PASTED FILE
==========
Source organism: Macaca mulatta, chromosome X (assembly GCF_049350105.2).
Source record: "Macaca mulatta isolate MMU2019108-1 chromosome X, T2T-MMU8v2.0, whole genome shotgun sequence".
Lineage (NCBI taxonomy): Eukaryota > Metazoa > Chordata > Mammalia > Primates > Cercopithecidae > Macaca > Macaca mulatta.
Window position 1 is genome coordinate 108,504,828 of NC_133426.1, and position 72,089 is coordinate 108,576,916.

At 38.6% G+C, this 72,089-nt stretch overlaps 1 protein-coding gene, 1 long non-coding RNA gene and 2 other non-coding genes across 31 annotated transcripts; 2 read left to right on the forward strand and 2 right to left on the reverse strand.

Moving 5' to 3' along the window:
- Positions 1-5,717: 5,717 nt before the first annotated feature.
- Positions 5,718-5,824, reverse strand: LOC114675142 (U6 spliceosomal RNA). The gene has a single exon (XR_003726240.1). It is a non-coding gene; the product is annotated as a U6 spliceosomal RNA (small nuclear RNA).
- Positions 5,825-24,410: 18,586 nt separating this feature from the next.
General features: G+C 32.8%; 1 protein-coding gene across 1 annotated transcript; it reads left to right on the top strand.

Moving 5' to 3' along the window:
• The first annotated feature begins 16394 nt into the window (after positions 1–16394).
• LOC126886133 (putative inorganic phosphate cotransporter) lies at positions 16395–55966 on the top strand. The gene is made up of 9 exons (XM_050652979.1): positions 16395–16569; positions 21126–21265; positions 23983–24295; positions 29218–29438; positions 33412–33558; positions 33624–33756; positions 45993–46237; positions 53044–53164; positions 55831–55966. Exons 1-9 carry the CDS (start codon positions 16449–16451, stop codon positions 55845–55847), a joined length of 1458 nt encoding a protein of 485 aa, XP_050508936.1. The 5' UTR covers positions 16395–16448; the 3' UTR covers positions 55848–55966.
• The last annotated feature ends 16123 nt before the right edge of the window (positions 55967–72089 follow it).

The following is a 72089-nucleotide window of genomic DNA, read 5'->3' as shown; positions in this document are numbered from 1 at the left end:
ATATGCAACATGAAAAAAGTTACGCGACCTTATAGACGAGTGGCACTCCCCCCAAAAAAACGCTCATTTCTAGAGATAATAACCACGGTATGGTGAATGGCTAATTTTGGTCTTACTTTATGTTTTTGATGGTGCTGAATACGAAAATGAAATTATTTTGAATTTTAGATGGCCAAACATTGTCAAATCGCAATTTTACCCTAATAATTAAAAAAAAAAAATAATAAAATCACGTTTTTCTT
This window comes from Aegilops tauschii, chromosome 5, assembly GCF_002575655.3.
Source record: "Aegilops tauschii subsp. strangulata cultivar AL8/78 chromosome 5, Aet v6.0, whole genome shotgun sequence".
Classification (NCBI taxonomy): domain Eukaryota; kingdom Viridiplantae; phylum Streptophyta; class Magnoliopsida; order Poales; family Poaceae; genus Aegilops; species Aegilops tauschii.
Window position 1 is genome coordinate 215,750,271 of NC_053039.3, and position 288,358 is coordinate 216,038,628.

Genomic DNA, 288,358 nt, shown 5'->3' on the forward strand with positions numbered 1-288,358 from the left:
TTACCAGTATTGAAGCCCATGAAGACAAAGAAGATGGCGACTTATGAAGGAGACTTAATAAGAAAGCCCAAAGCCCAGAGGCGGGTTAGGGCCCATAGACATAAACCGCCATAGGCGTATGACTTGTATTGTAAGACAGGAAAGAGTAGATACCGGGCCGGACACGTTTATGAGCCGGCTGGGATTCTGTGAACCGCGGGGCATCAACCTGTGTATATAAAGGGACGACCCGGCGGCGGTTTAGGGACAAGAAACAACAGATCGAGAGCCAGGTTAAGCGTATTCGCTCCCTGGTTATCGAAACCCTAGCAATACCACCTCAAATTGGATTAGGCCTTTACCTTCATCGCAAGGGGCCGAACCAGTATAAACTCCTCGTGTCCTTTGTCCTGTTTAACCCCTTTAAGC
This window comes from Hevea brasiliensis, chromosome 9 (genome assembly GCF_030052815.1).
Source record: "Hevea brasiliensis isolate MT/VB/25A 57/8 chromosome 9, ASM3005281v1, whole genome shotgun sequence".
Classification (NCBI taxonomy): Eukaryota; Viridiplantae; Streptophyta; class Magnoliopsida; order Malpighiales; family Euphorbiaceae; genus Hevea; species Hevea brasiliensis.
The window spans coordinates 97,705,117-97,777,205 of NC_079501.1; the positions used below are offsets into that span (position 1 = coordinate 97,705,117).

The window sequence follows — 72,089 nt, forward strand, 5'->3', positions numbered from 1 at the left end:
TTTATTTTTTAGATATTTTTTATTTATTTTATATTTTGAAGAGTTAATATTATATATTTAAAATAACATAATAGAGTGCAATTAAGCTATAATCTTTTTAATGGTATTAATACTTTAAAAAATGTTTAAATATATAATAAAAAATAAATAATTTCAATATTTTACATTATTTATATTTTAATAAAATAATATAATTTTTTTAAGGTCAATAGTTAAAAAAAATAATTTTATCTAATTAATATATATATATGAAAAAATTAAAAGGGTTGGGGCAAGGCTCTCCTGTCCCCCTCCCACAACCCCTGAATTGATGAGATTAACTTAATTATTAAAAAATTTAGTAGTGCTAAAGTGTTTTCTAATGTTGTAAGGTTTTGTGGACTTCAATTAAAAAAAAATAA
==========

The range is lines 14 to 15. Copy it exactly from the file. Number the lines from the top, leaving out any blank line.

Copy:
• The last annotated feature ends 16123 nt before the right edge of the window (positions 55967–72089 follow it).

The following is a 72089-nucleotide window of genomic DNA, read 5'->3' as shown; positions in this document are numbered from 1 at the left end: